Why are benzodiazepines cotraindicated? I'm guessing this goes back to the whole "Xanax Wars" post, and stuff. I know benzos aren't handed out like candy, and are often handed out reluctantly.

I'm on clonazepam for the funky stuff like sleep punching, sleep kicking, sleep yelling that I do, but the fact that it helps me sleep, especially with all the post-operative leg pain I have this year, is a big boon (especially this year, or I'd not be sleeping at all, stupid pain, after 8 months it's a bit old).

I've sort of heard there can be long-term effects if you are on it long term, and I've been on it for 3-5 years now, so I suppose I'd better be concerned about that.

Of course, punching myself in the legs right now in my sleep is the last thing I'd want to be doing, as they already hurt like bloody hell, and I used to wake up with bruises scattered on them from what I assume was my sleep punching (went away after clonazepam so must have been; I woke up to some swinging through the air pre-clonazepam so I DO know that I was punching in my sleep).

Anyway. So I'm not taking it JUST for sleep, but post-operatively this year that's been a dang good benefit, because of all the pain I'm in.

Anonymous said...

Benzos aren't contra-indicated as a sleep aide for everyone, but I meant that in this specific fictional scenario they are, say the patient is in recovery from alcohol abuse...if an occasional dose of a cheap benzo solves the problem, then there would be no reason to consider $5 pill/ rozerem and I wouldn't have a post!

sara/emerging butterfly said...

Frankly...I think that thinking about cost puts some peoples lives at risk. Top care, thorough care should ALWAYS come first. I am the victim of lazy medical practice. My beautiful son was stillborn last April, they didn't want me to cry...so they gave me morphine against my will. I'm allergic to morphine, so their plan to have an easy night for the nurses didn't go well. I died. literally. I came back. 5 weeks later in the midst of grief that was never checked in on by ANY care giver of ANY kind...because no one wants to know how a bereaved parent is REALLY doing, I suddenly began to hemorrhage. BADLY. Horror movie badly. I died. AGAIN. They discovered my son's hidden twin that had been ROTTING inside my body for FIVE weeks. Had they done a simple ultrasound before OR after the stillbirth, they would have found my second son....they would have known. But...they skipped that simple procedure and caused me to die. AGAIN. I should be grateful...I didn't die in my sleep from blood poisoning just to leave my other living children motherless. I should be grateful...but, when I wasn't "grateful" I was given a bottle of benzodiazapines to stop the crying. My mother is a benzo addict. I didn't take the pills. Instead, I got a Psychological service dog and started doing Hot Yoga. It costs more...but it's not going to harm me...it's not going to rob me of my feelings. It's not going to cause my children to have a mom high on benzos. Do my doctors care? No...they just wanted to save money...and not get sued. I'd love to tell my doctor... "Don't worry doc...I'm not going to sue you. You didn't cause my babies to die. You did cause me to die. TWICE. But...I'm back...and I don't think suing you will change the damage that was done. Don't worry doc...you can hold on to the money. You can keep every penny. I know that's really what your concerned about. Enjoy it. And just so you know....there really IS an afterlife. I've seen it. TWICE...so...you've got that to look forward to as well. Cheers."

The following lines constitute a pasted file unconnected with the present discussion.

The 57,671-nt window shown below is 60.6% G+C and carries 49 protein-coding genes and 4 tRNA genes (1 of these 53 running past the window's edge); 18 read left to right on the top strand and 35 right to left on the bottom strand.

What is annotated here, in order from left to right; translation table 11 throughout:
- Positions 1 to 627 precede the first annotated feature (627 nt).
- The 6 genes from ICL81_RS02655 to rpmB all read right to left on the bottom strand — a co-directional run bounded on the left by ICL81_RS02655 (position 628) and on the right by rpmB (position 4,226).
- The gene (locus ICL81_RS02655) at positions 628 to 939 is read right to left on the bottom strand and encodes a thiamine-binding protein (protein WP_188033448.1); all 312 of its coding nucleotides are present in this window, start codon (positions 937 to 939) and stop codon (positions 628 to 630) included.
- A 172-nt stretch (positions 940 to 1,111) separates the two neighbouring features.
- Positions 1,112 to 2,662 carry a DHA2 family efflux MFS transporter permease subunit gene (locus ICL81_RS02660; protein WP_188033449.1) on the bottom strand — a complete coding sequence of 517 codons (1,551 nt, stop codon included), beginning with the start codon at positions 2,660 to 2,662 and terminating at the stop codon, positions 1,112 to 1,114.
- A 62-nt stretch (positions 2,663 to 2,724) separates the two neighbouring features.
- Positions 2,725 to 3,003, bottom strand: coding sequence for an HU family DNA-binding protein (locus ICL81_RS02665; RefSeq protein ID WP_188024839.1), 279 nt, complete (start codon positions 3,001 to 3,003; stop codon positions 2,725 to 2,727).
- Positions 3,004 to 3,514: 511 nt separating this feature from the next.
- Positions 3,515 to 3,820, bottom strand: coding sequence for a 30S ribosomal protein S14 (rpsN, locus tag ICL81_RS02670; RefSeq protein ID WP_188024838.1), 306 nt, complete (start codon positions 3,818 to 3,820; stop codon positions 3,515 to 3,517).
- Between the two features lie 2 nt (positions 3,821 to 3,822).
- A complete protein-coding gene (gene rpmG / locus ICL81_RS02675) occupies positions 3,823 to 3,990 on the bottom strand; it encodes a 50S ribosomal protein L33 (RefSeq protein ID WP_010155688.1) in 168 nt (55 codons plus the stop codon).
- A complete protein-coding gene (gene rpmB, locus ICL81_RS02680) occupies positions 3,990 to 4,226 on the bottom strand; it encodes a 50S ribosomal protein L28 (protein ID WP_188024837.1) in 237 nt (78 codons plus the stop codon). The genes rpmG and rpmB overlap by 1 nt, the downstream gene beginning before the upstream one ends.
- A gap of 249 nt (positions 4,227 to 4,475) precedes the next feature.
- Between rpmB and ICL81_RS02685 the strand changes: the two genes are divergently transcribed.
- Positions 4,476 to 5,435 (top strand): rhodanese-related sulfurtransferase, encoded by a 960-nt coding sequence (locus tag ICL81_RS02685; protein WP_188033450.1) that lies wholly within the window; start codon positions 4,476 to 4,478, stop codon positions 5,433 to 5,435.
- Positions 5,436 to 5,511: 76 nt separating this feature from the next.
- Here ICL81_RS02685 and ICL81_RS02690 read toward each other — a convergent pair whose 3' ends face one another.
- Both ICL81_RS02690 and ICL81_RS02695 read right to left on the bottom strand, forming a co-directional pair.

Maggie said...

As other people have commented, this is largely something that needs to be decided on an individual basis. That doesn't necessarily mean hashing through it with every medication--a lot of people have a set of priorities that will always be a consideration when selecting a medication.

One thing that bothers me about this is the assumption that newer and more expensive means better. Sometimes that's true, sometimes it's not. And when it comes to new drugs, many times there's just not enough information about newer medications to make that determination. The fiascoes with newer drugs in recent years have proven that pretty clearly. And something isn't true just because a salesperson says it is.
The tendency to believe that more expensive means better is something that's really hard to fight, but frequently, it's nothing more than an illusion. I've encountered Etsy sellers who said that their sales went up when they increased their prices. They were selling the same items, but when their prices were lower, people assumed that they were "cheap for a reason." Up the prices, and there's an impression of quality.